Sometimes you have to suffer for your art. Take, for example, a pair of artists who will are trying to extract DNA from the author William S. Burroughs' preserved poop. They want to create a "mutant sculpture" for their forthcoming exhibit, "Mutate or Die: a W.S. Burroughs Biotechnological Bestiary," and plan to fire DNA-covered gold dust from a device called a gene gun into a mélange of sperm, blood and more excrement.

But will this effort even work?

The artists, Adam Zaretsky and Tony Allard, write in an H+ Magazine article that they'll fire the writer's DNA into other cells in homage to the controversial writer's "cut-up methodology." Just as Burroughs would rearrange text from different existing works to form new creations, the artists will blast living cells with foreign DNA. Using a gene gun is a nice touch, given the writer's own history with firearms: Burroughs allegedly shot his wife by accident while drunk in 1951 and later created his "Shotgun Art" by taking aim at spray-paint cans suspended in front of a canvas.

Zaretsky and Allard will first have to extract DNA from the poop. "This is perfectly possible," said Heather Coyle, an associate professor of forensic science at the University of New Haven. Coyle notes that there are commercially available stool extraction kits for DNA, which remove the unwanted parts of the sample, like lipids and carbohydrates, leaving only DNA behind. Using a technique called multiple displacement amplification (MDA), the artists next will indiscriminately increase the amount of any DNA they find.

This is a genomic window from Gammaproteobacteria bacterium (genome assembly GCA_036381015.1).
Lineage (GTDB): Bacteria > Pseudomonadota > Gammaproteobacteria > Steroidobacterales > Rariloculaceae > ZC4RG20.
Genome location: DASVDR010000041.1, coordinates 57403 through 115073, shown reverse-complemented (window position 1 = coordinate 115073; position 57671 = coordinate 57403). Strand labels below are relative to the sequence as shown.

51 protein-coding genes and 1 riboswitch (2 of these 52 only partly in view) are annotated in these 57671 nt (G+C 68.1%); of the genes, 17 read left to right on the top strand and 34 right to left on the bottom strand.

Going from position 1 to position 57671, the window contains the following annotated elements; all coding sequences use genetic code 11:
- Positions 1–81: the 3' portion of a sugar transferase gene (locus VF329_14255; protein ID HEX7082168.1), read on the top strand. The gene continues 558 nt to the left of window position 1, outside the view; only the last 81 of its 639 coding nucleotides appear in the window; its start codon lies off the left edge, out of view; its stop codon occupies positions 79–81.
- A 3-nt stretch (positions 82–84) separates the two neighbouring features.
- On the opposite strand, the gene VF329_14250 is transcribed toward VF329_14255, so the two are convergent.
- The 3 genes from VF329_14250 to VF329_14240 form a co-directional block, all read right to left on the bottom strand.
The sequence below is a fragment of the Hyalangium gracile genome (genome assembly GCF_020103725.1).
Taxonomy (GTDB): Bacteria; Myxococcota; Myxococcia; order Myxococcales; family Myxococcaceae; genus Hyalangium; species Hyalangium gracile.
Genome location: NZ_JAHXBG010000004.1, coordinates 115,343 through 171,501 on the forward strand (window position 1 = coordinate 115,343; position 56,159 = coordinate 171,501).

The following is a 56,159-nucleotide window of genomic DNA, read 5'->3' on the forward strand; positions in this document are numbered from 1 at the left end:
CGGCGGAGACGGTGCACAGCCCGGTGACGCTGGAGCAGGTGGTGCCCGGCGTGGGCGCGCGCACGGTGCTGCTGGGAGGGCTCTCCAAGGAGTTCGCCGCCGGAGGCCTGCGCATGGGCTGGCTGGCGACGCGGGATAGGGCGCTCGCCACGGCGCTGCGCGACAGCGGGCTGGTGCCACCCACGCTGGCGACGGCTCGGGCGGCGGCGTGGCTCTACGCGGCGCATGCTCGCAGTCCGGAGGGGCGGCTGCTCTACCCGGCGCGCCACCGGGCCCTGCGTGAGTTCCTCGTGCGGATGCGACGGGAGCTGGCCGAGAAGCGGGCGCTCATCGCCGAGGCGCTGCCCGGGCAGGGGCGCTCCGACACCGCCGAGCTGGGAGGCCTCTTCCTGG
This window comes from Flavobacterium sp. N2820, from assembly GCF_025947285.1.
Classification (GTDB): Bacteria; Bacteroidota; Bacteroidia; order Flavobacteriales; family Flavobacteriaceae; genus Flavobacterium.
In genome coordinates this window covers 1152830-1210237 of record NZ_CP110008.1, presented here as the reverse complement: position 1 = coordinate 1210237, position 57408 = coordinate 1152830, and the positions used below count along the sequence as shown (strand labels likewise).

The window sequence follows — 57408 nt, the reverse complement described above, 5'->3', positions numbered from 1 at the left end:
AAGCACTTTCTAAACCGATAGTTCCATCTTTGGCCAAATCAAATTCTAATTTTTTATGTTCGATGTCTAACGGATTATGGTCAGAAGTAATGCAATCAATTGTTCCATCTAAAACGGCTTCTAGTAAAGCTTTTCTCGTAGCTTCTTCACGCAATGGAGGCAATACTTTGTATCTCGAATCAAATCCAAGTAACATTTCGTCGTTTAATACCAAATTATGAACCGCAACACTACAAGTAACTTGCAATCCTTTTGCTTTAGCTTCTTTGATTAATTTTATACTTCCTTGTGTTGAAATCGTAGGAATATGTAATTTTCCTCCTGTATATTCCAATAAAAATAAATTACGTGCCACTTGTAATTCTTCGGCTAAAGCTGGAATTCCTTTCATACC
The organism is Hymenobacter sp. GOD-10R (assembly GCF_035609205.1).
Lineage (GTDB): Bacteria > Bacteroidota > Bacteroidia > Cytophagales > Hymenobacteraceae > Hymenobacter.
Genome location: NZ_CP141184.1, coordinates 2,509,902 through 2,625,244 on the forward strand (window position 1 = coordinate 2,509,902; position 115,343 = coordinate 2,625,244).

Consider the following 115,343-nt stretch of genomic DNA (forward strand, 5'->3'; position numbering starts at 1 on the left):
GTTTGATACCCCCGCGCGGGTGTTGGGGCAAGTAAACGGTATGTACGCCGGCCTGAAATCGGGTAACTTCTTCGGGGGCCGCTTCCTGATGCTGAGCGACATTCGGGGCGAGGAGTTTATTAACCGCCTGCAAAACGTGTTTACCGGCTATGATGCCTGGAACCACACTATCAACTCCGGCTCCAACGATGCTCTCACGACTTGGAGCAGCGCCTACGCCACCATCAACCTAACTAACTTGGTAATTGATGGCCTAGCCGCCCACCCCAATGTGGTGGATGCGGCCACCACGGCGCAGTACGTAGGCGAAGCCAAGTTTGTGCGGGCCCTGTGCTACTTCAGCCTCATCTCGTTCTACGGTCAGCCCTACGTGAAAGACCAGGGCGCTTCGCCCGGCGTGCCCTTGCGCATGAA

In case you're curious about the ethics of pulling DNA from a dead person's, er, remains, Zaretsky and Allard say that the Burroughs estate has approved their plans for the author's poop, a jar of which was collected and preserved by his friends. But in actuality, that permission might not be necessary: The DNA they'll be working with is unlikely to have come from the writer, said one of the pair’s scientific collaborators, Manu Tamminen, a microbiology researcher at the University of Helsinki.

"Most of the amplified DNA will be from the scat microbes — or, since the sample is pretty old, any microbes that thrive in old, decomposed feces," Tamminen told Life's Little Mysteries. "Any DNA from the master himself has probably been decomposed by these bacteria already a long time ago."

Bruce A. Hyma, chief medical examiner at the Dade County Medical Examiner's Office in Miami, said that Tamminen is likely correct, noting that Burroughs' cells may have already served a more utilitarian purpose: "Since human feces contain copious bacteria, human DNA would be digested as an energy source."

This article was provided by Life’s Little Mysteries, a sister site to LiveScience.com.